CHICAGO IS OUR KIND OF TOWN
Saugatuck have been linked together since their coming of age in the early
1800’s. Back then when there were real bears in Chicago, a commercial
relationship developed between the two budding villages—one destined to
become a giant and the other a place that offered peace and serenity.
The opening of the Erie Canal in 1825 provided easy travel for the thousands
of immigrants who were now heading west to seek a better life. Many settled
in Chicago—which was by and large a swamp facing on Lake Michigan. A U.S.
Government surveyor described the location as uninhabitable in the early
But it did have a port that allowed ships to bring goods and materials; and
that’s when Saugatuck entered the picture in the mid 1800’s. Chicago was a
ready market for Michigan products—lumber, fresh fruit, flour, and tanned
hides. Saugatuck had become a major ship builder on the Great Lakes, and had
experienced masters and crews to man the ships, and shipping by boat was the
fastest and cheapest way to move products.
One of the first ships to provide regular passenger service to Chicago from
west Michigan, was the steamship Huron that started tri-weekly service to
Chicago in 1859. The sailing master of the Huron was Capt. Frederick
Pabst—more on him later.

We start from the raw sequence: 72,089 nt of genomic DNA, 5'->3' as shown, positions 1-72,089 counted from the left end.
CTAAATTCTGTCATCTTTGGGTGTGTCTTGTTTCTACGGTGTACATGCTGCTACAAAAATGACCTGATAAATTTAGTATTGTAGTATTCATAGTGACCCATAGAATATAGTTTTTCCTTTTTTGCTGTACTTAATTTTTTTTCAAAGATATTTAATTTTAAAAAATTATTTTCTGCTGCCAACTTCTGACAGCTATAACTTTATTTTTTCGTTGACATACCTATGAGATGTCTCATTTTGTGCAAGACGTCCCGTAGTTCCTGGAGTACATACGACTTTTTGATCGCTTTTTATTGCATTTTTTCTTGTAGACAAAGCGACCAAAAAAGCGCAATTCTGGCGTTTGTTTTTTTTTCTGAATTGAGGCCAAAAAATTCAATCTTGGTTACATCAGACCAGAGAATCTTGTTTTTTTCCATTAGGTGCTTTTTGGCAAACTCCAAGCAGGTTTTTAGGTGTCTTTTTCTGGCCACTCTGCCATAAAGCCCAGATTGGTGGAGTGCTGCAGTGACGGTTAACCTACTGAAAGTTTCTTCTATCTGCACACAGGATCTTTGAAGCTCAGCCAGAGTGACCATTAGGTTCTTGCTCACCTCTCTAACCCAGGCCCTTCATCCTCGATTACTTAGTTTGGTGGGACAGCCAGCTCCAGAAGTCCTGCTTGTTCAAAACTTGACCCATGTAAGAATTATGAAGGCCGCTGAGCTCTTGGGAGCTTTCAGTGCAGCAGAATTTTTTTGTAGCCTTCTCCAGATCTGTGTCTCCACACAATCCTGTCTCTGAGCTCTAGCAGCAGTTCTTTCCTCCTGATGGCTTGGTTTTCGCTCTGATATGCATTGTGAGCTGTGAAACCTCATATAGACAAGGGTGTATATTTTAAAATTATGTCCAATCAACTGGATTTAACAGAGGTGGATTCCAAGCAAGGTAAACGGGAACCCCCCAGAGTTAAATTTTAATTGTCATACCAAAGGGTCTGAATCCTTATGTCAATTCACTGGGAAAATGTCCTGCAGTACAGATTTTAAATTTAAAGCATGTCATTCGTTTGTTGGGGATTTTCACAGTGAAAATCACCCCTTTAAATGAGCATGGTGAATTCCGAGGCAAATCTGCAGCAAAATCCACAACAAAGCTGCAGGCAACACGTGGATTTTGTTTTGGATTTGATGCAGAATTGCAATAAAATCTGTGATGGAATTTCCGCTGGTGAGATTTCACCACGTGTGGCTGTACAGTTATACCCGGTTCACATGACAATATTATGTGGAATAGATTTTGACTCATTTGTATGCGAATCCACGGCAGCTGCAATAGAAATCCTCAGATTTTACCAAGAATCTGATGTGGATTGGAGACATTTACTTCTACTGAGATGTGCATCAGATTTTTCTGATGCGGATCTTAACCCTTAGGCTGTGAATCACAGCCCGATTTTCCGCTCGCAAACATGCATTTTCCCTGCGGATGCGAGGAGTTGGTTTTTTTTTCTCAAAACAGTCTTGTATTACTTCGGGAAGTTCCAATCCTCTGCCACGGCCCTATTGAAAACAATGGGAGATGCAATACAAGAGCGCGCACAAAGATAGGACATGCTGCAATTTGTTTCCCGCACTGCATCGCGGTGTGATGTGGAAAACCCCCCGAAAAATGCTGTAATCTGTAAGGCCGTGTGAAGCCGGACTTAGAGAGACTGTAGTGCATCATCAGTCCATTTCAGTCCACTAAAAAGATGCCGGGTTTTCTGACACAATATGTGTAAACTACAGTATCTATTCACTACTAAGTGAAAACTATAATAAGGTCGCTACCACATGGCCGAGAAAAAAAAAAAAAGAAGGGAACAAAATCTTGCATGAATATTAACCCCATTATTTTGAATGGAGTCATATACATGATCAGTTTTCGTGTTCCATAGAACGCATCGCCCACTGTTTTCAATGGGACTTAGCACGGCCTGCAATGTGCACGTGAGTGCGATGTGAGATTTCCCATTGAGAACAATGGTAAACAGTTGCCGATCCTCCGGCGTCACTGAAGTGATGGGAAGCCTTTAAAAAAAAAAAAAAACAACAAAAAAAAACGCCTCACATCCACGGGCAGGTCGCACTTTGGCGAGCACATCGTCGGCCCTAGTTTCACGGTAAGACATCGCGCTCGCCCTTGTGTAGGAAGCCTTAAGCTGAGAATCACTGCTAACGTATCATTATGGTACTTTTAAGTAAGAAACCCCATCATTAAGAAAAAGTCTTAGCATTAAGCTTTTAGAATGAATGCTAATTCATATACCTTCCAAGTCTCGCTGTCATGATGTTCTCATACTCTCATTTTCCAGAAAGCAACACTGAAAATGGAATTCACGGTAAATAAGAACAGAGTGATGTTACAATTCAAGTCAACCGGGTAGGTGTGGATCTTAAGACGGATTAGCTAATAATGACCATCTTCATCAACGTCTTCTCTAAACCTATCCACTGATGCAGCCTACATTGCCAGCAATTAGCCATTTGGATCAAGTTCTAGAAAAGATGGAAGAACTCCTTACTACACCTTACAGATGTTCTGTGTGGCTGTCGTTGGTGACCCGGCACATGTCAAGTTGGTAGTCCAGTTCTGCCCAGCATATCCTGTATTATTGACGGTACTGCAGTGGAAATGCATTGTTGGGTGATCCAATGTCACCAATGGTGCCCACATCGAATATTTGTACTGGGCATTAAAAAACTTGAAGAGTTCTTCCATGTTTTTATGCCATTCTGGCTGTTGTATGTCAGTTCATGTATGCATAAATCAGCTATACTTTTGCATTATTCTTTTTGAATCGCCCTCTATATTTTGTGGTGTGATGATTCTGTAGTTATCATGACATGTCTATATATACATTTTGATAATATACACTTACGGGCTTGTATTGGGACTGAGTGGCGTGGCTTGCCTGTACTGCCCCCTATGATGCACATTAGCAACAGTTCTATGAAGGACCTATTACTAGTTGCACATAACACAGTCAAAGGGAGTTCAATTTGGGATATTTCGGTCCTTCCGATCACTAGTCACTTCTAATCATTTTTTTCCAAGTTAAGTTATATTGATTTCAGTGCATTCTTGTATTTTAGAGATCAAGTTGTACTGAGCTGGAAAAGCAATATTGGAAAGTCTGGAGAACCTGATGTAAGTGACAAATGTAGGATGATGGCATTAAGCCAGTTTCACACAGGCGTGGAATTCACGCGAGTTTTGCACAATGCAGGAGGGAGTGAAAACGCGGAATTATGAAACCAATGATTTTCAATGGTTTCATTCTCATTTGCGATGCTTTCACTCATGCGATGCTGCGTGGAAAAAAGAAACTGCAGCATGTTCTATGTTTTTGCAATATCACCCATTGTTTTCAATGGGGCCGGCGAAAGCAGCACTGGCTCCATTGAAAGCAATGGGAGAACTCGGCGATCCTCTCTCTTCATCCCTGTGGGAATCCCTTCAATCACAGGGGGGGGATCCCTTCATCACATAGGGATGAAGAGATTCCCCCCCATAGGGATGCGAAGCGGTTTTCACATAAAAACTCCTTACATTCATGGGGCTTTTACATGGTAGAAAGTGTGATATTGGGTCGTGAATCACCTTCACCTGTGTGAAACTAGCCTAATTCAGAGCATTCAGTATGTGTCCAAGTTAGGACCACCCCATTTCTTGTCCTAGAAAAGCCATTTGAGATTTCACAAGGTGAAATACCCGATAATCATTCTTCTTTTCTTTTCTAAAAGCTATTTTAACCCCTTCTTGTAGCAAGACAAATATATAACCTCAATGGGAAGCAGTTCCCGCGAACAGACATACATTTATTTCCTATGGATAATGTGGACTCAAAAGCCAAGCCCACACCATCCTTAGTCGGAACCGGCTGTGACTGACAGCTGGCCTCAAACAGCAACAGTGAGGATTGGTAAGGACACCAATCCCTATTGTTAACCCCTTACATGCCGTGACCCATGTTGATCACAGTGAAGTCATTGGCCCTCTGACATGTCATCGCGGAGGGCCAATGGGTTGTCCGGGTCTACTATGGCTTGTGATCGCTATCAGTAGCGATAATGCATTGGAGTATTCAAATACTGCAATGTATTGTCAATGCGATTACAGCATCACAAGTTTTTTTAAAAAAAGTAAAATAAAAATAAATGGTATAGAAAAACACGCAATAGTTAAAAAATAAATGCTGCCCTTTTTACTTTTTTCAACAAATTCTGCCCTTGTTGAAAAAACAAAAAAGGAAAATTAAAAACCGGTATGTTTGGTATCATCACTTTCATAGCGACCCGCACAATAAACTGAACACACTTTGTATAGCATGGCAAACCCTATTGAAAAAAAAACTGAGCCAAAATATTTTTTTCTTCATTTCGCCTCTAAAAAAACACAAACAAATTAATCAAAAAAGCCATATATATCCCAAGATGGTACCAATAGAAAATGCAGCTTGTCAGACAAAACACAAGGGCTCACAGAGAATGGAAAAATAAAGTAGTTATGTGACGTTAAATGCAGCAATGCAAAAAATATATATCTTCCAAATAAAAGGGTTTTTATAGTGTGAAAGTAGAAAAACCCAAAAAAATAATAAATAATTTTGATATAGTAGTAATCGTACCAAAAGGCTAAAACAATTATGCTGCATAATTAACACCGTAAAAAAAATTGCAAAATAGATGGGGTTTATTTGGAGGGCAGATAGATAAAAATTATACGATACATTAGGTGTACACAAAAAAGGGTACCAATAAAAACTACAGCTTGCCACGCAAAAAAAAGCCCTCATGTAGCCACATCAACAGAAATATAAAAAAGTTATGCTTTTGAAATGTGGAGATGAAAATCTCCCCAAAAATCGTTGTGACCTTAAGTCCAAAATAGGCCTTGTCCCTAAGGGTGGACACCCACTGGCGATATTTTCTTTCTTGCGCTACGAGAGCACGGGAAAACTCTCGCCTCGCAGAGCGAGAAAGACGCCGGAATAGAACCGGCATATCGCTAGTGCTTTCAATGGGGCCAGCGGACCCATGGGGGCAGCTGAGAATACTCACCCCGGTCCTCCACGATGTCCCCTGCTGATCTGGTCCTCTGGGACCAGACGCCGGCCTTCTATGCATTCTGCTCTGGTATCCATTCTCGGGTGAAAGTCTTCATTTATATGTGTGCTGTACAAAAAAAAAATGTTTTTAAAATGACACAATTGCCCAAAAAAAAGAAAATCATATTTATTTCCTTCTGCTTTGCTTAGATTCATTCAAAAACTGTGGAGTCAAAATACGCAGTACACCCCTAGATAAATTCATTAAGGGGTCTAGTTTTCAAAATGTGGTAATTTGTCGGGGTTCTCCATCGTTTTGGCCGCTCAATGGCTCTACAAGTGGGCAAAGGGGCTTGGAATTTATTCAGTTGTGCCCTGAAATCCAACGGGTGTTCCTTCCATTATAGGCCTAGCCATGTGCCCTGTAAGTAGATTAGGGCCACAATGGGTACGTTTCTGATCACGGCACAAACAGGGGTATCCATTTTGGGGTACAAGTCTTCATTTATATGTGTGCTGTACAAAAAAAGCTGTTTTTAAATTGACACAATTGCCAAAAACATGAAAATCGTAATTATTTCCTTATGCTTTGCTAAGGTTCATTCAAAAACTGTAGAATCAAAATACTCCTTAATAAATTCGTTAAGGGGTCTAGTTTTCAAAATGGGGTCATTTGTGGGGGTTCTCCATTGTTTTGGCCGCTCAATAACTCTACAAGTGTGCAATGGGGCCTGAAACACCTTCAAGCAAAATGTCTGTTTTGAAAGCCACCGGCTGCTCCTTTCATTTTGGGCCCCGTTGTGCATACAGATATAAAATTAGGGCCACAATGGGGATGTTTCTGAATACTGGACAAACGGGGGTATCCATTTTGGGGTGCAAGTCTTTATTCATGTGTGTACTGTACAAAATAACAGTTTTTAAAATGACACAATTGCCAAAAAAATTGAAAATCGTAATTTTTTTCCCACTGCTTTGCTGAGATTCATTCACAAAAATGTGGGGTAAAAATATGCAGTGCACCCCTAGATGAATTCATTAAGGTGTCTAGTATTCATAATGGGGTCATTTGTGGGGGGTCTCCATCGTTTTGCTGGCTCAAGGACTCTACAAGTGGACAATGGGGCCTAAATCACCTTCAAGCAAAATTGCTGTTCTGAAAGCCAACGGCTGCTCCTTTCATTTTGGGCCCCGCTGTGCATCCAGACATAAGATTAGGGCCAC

Just when things were going so well between Chicago and Saugatuck, a
devastating tragedy struck Chicago in 1871 when a neighborhood fire ran amok
and burned Chicago to the ground. The legendary culprit in the Chicago fire
was Mrs. O’Leary’s cow—believed to have kicked over a lantern in the O’Leary
barn. Mrs. O’Leary swore on a bible that it wasn’t her cow, and a recent
investigation suggests that her neighbor, “Peg Leg” Sullivan started the
The Chicago Fire of 1871 is listed in the World Almanac as a disaster that
destroyed 17,000 buildings, 250 deaths, and a dollar loss of $196 million.
Tragically on this date, Oct. 8, there were two other devastating fires: A
forest fire in Peshtigo, Wisconsin that destroyed towns, thousands of acres,
and a tragic 1,182 deaths. Also on Oct. 8th, a raging fire in Holland,
Michigan destroyed 210 dwellings, 75 stores, 15 factories, 5 churches, and 3
hotels. October 8, 1871 was the “Katrina” of its day.
Saugatuck’s Singapore mills and ships worked round the clock to fill the
demand for lumber to rebuild Chicago. With vigor and an indomitable spirit,
Chicago built a bigger, better city that was awarded the honor of hosting
the Columbian Exposition—an honor won in competition with other major
American cities—Washington DC, St. Louis, and New York. Now Chicago has to
meet that challenge.
by Rob Carey